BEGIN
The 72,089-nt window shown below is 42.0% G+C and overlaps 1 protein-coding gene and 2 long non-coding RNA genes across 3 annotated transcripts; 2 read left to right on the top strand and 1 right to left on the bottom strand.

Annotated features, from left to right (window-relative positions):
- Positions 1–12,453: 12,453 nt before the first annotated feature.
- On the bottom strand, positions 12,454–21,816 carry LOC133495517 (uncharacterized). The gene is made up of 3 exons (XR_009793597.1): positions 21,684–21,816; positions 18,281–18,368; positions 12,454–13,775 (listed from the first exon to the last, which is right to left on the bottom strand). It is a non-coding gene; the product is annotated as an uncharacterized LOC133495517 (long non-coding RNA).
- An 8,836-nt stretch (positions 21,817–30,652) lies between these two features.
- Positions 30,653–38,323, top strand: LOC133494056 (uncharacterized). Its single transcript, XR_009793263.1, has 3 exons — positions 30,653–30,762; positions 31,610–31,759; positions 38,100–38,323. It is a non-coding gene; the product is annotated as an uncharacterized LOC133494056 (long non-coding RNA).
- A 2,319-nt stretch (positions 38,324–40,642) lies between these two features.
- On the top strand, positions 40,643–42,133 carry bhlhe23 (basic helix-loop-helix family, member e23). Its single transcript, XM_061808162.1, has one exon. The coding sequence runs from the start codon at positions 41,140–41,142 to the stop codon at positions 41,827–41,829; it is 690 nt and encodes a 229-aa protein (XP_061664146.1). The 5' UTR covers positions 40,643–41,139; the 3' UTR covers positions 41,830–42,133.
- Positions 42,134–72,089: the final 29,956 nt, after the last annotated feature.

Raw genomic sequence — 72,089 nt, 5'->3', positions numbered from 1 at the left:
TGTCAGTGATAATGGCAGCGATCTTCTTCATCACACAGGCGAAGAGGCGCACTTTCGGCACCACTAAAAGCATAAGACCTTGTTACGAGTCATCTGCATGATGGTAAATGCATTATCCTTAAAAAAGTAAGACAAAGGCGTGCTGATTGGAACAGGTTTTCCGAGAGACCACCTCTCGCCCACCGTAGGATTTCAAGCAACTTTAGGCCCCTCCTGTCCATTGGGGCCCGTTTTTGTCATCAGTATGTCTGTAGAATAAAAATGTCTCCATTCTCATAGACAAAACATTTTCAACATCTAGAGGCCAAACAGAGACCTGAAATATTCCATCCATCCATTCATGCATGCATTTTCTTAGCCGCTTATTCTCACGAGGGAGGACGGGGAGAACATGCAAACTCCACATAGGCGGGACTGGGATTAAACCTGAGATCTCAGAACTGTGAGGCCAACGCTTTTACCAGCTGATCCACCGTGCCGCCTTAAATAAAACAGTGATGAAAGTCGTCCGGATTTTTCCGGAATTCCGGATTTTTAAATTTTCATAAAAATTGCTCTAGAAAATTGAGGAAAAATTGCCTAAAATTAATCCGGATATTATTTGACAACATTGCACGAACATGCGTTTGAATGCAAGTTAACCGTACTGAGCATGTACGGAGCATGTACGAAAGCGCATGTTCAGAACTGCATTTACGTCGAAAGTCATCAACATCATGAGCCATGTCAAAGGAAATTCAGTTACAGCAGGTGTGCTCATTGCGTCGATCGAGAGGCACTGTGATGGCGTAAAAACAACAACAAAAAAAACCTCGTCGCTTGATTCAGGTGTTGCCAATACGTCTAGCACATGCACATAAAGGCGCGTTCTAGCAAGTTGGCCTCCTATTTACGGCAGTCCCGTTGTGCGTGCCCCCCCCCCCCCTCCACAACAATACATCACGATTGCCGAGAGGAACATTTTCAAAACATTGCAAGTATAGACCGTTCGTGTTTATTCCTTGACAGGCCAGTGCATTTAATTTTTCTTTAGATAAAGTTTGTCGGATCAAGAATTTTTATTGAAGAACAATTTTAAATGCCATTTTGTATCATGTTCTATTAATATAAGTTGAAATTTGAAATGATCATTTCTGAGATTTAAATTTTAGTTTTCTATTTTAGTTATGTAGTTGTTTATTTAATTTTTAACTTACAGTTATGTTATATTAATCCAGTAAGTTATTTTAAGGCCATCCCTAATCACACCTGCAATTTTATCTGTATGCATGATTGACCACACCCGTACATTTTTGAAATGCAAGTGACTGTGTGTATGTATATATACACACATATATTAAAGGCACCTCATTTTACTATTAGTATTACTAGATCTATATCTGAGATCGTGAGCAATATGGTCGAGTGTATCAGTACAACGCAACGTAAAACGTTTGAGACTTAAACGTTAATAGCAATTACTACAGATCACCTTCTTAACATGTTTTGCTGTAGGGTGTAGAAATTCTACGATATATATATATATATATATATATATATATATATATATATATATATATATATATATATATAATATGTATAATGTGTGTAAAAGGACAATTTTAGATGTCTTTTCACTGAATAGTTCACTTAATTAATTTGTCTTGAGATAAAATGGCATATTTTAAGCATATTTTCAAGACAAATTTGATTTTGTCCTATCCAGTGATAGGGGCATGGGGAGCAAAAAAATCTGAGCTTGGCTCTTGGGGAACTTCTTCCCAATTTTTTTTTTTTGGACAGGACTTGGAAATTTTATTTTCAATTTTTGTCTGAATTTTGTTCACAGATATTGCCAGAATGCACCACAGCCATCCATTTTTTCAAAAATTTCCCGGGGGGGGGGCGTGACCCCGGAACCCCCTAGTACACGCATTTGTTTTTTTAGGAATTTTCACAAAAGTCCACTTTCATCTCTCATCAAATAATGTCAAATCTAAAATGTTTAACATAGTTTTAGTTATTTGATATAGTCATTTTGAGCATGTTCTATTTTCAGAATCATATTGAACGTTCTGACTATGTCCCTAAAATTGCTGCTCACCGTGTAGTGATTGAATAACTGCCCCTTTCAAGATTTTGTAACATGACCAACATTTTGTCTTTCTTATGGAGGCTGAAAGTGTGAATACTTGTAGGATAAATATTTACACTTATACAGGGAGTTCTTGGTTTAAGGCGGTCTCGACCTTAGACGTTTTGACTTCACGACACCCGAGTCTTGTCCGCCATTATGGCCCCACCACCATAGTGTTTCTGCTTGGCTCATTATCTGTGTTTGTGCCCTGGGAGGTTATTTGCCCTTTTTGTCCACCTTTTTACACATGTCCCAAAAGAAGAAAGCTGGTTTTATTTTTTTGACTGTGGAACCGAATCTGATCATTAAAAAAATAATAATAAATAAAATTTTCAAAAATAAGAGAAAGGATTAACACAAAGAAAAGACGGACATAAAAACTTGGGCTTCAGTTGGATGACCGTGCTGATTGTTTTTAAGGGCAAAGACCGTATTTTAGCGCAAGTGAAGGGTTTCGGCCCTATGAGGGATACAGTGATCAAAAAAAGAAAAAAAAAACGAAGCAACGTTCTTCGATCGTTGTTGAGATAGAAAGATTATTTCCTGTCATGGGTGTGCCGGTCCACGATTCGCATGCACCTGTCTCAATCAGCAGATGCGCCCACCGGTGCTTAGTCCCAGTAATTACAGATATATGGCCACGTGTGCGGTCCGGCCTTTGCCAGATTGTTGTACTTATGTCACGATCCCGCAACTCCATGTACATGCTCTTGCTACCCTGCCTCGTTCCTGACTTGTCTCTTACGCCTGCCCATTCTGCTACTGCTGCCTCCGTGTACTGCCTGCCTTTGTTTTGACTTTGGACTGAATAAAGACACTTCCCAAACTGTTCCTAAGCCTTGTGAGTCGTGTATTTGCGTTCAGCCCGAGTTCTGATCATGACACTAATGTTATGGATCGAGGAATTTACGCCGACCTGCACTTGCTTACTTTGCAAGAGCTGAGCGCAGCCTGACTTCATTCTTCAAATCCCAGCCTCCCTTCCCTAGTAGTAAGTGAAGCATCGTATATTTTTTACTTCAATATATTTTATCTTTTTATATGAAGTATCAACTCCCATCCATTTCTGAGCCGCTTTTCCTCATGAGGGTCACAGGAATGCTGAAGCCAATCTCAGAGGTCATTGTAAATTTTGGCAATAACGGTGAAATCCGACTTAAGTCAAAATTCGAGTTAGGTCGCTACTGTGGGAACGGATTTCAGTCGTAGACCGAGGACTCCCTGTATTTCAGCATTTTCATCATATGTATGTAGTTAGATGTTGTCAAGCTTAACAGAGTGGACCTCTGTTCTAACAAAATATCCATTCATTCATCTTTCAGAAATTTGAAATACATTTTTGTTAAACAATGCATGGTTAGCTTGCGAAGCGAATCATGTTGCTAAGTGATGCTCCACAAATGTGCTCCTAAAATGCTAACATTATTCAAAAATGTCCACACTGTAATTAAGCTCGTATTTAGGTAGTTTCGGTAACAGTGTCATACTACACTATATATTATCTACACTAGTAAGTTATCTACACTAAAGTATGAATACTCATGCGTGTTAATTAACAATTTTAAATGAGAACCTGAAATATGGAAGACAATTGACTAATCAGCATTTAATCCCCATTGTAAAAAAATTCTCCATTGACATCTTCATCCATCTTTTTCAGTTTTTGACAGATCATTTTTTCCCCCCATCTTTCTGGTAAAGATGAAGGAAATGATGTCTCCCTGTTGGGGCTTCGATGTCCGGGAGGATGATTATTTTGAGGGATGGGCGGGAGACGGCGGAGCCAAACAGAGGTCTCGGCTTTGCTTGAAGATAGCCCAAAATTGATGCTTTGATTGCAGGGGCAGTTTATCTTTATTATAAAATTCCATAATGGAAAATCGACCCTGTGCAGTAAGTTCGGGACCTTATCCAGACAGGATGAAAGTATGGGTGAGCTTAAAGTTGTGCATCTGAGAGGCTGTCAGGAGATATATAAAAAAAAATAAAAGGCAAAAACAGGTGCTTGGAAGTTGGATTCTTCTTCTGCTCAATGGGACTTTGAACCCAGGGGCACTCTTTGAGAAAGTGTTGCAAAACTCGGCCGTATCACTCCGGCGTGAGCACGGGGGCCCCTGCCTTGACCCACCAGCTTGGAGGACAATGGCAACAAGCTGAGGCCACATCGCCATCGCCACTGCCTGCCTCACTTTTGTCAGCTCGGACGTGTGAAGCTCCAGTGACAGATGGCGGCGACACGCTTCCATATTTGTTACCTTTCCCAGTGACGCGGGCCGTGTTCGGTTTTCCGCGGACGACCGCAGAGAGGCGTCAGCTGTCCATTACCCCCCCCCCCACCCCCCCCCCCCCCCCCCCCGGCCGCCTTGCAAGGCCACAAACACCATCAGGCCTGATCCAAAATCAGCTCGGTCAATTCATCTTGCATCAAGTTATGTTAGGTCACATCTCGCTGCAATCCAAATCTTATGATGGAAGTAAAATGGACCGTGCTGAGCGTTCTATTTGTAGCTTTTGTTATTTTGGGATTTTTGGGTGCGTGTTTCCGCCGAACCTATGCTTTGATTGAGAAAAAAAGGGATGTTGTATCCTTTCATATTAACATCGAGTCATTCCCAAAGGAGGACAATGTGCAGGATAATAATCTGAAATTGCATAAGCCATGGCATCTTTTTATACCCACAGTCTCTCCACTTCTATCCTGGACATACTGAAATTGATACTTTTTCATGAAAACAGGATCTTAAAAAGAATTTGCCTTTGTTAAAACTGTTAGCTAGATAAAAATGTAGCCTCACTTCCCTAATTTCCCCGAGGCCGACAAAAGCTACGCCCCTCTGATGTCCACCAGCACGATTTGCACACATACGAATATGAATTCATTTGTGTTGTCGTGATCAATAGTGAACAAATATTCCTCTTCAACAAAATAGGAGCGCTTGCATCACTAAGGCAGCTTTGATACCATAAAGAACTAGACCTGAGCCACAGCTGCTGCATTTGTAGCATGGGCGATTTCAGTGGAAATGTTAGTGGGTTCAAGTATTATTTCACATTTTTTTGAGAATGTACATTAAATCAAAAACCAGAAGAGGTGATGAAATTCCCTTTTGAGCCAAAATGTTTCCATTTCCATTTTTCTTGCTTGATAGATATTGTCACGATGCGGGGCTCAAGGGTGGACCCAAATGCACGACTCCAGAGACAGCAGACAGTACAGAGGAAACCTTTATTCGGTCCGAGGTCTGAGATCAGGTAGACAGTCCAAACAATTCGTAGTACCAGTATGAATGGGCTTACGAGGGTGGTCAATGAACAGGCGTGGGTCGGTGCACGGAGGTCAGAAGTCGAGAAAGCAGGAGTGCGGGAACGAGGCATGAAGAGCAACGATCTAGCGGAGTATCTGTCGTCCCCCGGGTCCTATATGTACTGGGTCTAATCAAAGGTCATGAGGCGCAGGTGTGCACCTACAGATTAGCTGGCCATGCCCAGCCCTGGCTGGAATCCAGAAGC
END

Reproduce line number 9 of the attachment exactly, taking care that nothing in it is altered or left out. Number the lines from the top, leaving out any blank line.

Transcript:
- Positions 42,134–72,089: the final 29,956 nt, after the last annotated feature.